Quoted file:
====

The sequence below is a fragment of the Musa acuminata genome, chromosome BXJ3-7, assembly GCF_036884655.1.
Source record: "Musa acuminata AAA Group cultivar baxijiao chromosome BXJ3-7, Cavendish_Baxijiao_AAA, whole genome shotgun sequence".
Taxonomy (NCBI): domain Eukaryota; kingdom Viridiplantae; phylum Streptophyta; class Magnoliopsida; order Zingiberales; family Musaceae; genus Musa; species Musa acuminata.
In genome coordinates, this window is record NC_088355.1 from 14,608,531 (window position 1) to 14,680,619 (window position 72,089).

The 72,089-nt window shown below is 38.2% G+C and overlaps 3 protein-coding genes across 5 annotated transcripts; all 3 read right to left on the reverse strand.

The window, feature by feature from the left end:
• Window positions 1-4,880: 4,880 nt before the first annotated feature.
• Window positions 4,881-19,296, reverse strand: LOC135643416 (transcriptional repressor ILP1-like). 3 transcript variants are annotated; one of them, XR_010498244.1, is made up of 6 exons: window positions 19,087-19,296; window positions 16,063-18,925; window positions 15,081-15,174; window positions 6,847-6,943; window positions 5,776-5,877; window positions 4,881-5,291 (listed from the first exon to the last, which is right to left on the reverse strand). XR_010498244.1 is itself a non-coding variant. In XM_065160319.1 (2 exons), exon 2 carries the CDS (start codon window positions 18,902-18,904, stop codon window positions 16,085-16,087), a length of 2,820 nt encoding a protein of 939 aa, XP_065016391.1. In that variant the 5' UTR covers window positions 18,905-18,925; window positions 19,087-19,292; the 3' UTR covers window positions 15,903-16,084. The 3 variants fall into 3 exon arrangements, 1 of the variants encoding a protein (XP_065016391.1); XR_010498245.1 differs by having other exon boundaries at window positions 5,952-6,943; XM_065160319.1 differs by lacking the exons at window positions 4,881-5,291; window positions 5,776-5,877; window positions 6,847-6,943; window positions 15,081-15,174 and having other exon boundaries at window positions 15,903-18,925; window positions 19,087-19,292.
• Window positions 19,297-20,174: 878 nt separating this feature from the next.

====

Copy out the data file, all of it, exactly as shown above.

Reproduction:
The sequence below is a fragment of the Musa acuminata genome, chromosome BXJ3-7, assembly GCF_036884655.1.
Source record: "Musa acuminata AAA Group cultivar baxijiao chromosome BXJ3-7, Cavendish_Baxijiao_AAA, whole genome shotgun sequence".
Taxonomy (NCBI): domain Eukaryota; kingdom Viridiplantae; phylum Streptophyta; class Magnoliopsida; order Zingiberales; family Musaceae; genus Musa; species Musa acuminata.
In genome coordinates, this window is record NC_088355.1 from 14,608,531 (window position 1) to 14,680,619 (window position 72,089).

The 72,089-nt window shown below is 38.2% G+C and overlaps 3 protein-coding genes across 5 annotated transcripts; all 3 read right to left on the reverse strand.

The window, feature by feature from the left end:
• Window positions 1-4,880: 4,880 nt before the first annotated feature.
• Window positions 4,881-19,296, reverse strand: LOC135643416 (transcriptional repressor ILP1-like). 3 transcript variants are annotated; one of them, XR_010498244.1, is made up of 6 exons: window positions 19,087-19,296; window positions 16,063-18,925; window positions 15,081-15,174; window positions 6,847-6,943; window positions 5,776-5,877; window positions 4,881-5,291 (listed from the first exon to the last, which is right to left on the reverse strand). XR_010498244.1 is itself a non-coding variant. In XM_065160319.1 (2 exons), exon 2 carries the CDS (start codon window positions 18,902-18,904, stop codon window positions 16,085-16,087), a length of 2,820 nt encoding a protein of 939 aa, XP_065016391.1. In that variant the 5' UTR covers window positions 18,905-18,925; window positions 19,087-19,292; the 3' UTR covers window positions 15,903-16,084. The 3 variants fall into 3 exon arrangements, 1 of the variants encoding a protein (XP_065016391.1); XR_010498245.1 differs by having other exon boundaries at window positions 5,952-6,943; XM_065160319.1 differs by lacking the exons at window positions 4,881-5,291; window positions 5,776-5,877; window positions 6,847-6,943; window positions 15,081-15,174 and having other exon boundaries at window positions 15,903-18,925; window positions 19,087-19,292.
• Window positions 19,297-20,174: 878 nt separating this feature from the next.